Staying one step ahead of twin toddlers to get work done at home

Office manager Joyce Poh, 41, trying to work on the dining table, while her husband David Lee, 46, a private-hire driver, read to 21/2-year-old daughter Amanda, and twin Belinda was engaged in a book last Thursday. ST PHOTO: ARIFFIN JAMAR
Office manager Joyce Poh, 41, trying to work on the dining table, while her husband David Lee, 46, a private-hire driver, read to 21/2-year-old daughter Amanda, and twin Belinda was engaged in a book last Thursday. ST PHOTO: ARIFFIN JAMAR

Office manager Joyce Poh and her computer seemed trapped in an endless game of hopscotch when she was working from home during the circuit breaker.

Ms Poh never left the flat but she and her work station were often on the move, as she juggled the demands of family and job commitments.

The merry-go-round began in the morning when she would start working in the bedroom.

Then it was over to the dining table, while her 21/2-year-old twin daughters took their afternoon naps, and finally back to the bedroom when they woke up.

Ms Poh, an employee of creative agency DDB Group Singapore, joked that she often felt like an "unlicensed hawker moving around".

"It's just like how people used to go to random spots to set up their stalls. I had to move whenever the kids came after me."

Ms Poh, 41, said daughters Belinda and Amanda "couldn't understand why I was home but unable to play with them, so I would try to stay in a separate room or I would never get any work done".

"My mum lives with us so she helps to watch the kids."

Ms Poh has been working from home since the circuit breaker began in April. Husband David Lee, 46, is a private-hire driver.

Now that the country is in phase two and her children are back in pre-school, Ms Poh tends to stay put in the living area throughout the work day. There are no plans to set up a separate dedicated work area.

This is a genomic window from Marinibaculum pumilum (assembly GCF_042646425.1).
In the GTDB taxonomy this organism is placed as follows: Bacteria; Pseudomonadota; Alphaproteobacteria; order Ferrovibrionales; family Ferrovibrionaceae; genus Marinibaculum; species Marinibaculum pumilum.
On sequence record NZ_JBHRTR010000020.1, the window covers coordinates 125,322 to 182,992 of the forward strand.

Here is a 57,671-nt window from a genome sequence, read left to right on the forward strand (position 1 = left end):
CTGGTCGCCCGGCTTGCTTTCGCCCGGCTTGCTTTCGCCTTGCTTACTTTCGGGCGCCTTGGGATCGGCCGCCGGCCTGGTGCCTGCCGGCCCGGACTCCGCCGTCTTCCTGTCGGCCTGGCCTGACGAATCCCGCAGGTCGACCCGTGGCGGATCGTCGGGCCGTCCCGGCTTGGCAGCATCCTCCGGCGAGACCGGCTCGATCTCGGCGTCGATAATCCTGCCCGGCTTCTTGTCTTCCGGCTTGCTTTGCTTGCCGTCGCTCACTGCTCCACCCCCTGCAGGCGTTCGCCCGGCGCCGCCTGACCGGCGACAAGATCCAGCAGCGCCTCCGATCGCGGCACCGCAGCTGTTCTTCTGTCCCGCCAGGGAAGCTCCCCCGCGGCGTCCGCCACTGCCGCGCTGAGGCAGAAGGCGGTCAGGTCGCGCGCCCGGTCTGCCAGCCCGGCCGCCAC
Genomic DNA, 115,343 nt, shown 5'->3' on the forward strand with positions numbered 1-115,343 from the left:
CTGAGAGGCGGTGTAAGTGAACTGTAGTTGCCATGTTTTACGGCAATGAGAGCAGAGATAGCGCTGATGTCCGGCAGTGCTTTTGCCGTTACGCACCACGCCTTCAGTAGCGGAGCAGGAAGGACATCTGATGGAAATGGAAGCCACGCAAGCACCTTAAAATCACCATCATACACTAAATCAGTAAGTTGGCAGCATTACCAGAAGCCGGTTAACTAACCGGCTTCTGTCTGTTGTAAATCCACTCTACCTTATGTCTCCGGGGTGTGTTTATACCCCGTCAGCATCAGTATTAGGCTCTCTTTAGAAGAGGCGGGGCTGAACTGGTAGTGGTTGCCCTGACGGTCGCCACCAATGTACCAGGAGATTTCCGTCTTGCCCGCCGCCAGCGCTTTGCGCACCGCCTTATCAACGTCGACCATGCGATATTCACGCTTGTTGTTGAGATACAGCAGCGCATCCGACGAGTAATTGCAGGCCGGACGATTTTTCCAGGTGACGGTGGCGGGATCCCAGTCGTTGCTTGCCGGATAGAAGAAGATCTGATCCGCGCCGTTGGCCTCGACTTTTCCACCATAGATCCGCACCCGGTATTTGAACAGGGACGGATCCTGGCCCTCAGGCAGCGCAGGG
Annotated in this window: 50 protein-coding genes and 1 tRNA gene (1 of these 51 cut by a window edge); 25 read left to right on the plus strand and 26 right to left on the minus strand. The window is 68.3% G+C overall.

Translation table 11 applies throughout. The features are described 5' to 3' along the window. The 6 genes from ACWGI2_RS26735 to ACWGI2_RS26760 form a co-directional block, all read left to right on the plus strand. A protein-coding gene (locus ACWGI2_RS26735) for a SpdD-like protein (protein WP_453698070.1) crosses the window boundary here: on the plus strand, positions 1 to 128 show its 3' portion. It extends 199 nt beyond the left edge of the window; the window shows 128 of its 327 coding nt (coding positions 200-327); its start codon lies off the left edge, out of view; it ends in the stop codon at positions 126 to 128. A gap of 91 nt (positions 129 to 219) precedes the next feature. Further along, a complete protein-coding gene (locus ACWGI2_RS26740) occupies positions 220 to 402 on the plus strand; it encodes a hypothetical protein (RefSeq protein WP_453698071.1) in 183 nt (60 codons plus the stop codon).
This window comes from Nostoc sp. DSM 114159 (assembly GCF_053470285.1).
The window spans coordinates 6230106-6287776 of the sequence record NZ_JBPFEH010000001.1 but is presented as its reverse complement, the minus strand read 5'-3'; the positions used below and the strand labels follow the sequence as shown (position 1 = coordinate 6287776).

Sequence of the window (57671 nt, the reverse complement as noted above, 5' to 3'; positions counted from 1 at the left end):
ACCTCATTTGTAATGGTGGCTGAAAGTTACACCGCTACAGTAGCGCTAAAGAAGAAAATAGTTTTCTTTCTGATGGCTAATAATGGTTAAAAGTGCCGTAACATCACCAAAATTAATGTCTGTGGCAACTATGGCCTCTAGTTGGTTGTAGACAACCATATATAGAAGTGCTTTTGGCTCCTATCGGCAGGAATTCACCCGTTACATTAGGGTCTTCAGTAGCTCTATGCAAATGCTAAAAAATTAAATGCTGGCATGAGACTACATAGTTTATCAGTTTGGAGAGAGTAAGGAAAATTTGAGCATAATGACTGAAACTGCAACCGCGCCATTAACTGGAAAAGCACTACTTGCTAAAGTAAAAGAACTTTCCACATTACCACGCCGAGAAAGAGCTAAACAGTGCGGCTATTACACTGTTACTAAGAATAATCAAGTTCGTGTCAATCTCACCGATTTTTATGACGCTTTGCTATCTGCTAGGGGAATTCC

"Anywhere with a power outlet is fine. Also, there's no space," she said of her four-room Housing Board flat.

 
 
 
 

With no clear boundaries between work and her personal life - both physically and mentally - she confessed that it occasionally felt "claustrophobic" at home.

"I love that the family can spend more time together, but I make it a habit to take the girls out for evening walks. They need to go outside and breathe too," she said.

Ms Poh also has to find time to run errands. Her 71-year-old mum used to do it, but now stays home to avoid getting sick.

One good thing about being in charge of supermarket runs is that Ms Poh can buy whatever she wants. "My mum is quite healthy, but I find myself grabbing so many snacks - ice cream, especially. During this time, we should do what makes us happy, right?" she said, with a laugh.

 
A version of this article appeared in the print edition of The Straits Times on August 17, 2020, with the headline 'Staying one step ahead of twin toddlers to get work done at home'. Subscribe